Once a property is sold at foreclosure or when the property is sold as a short sale, there will be a remaining deficit of what is owed to that lender. Usually, the deficiency will be the difference between original loan amount, past due interest, along with costs the banks incurred while the property was liquidated.
Example: $400,000 home is sold on a short sale for $230,000. The net proceeds to the bank on this sale were $200,000. This creates a $200,000 deficiency amount.
If the state the property is located such as my state, Nevada, the loan is likely a recourse loan and the bank experiencing the deficiency has the right to pursue that borrower after the property is sold. In the case of a foreclosure, the time here in Nevada is 6 months, and after a short sale, 6 years. Don’t despair homeowners, in many cases, a good REALTOR® or attorney can get that deficiency waived for you.
Getting a deficiency judgment is not a simple matter for the banks. They actually have to take you to court and win a lawsuit against you. Not only is this costly to the bank, but it has yet to proven whether the banks have the legal ground and case law behind them to pursue devastated homeowners on a large scale, especially in the case of the banks holding the primary mortgages. Remember all of those hastily written mortgages that were bought and sold over and over during the real estate boom?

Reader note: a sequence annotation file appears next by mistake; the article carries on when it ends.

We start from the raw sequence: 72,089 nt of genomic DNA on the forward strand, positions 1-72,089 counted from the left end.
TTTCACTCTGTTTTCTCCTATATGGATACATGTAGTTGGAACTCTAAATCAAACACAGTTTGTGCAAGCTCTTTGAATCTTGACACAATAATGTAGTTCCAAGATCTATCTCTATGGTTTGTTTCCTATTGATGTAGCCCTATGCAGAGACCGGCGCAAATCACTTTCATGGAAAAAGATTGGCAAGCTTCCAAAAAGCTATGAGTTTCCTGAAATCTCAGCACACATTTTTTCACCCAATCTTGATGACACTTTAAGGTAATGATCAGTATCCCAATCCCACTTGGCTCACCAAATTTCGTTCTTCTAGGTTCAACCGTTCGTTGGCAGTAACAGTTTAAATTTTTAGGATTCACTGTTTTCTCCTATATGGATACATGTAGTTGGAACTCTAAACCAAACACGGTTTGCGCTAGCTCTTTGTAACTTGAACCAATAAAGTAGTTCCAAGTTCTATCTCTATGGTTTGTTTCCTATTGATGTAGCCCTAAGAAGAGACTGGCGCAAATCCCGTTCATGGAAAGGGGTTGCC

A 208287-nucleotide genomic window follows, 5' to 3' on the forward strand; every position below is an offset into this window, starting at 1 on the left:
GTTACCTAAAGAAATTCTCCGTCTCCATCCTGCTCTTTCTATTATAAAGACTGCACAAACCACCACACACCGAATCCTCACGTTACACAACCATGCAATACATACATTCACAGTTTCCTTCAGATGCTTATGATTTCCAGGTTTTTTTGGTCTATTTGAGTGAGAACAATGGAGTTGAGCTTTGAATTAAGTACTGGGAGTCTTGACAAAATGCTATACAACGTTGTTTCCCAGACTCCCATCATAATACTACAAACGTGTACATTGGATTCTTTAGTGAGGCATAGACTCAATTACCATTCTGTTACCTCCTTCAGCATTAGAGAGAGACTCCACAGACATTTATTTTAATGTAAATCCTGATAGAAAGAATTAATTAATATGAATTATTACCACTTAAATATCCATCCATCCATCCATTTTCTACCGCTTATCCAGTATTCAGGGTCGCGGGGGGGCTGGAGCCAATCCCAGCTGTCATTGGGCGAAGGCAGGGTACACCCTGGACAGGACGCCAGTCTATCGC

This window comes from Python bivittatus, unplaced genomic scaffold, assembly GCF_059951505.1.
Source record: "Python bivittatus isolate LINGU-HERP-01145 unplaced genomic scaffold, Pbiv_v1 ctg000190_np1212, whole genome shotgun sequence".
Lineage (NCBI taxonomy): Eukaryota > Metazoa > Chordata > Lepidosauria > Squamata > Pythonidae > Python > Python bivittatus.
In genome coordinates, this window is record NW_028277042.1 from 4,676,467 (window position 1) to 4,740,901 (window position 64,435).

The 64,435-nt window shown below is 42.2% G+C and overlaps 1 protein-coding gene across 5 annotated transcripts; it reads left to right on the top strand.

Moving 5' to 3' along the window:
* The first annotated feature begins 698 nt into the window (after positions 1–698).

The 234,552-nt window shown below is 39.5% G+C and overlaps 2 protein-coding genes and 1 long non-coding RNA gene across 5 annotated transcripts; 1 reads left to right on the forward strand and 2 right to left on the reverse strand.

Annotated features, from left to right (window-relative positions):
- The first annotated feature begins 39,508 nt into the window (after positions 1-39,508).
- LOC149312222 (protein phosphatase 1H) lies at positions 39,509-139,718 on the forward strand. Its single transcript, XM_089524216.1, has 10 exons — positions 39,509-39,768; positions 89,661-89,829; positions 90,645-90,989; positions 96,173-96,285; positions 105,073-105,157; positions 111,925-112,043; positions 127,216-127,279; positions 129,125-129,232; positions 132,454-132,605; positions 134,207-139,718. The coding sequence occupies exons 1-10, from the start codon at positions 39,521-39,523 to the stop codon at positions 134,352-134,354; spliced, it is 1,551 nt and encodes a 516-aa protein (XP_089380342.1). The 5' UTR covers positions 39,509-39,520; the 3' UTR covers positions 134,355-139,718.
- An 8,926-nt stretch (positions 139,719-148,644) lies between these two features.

A more likely pursuer will be the creditor associated with a 2nd mortgage. If the 2nd mortgagor is wiped out, their debt may be considered an unsecured debt, the same as a credit card or personal loan. Those creditors could be pursuing you for years; however, there are some bright spots. First, many of those deficiency amounts are much lower in most cases then the primary loan, and those banks will also come to you in many cases to work out a settlement prior to legal action.
In either case, just because there is a total deficiency amount, that doesn’t mean the banks will automatically pursue you for the full amount. It could be a smaller amount; after all, how many people will ever be able to pay back the kinds of deficiencies we are seeing in this market?
Your lender may not choose to pursue you at all. If they issue a 1099C (cancellation of debt); then the bank is officially taking a loss on their books. The 1099 would then show as an income gain to the borrower. In order to determine what kind of impact that might have on your taxes, you’ll need to consult a qualified tax professional such as a CPA. On primary residences, many homeowners will qualify for a full tax exemption courtesy of the Mortgage Debt Relief Act of 2007. This exemption is currently in place through 2012 and I would not be surprised to see that extended given the slow recovery.
To learn more, feel free to attend our Short Sale Seminar. The seminar will be held at North American Realty of Nevada’s Henderson office located at 3007 Horizon Ridge Pkwy #201 in Henderson on October 6th at 6:30pm in our conference room.
Paul Rowe lists and sells shorts sales for the Sena Team at North American Realty of Nevada. He can be reached at 702-376-0088.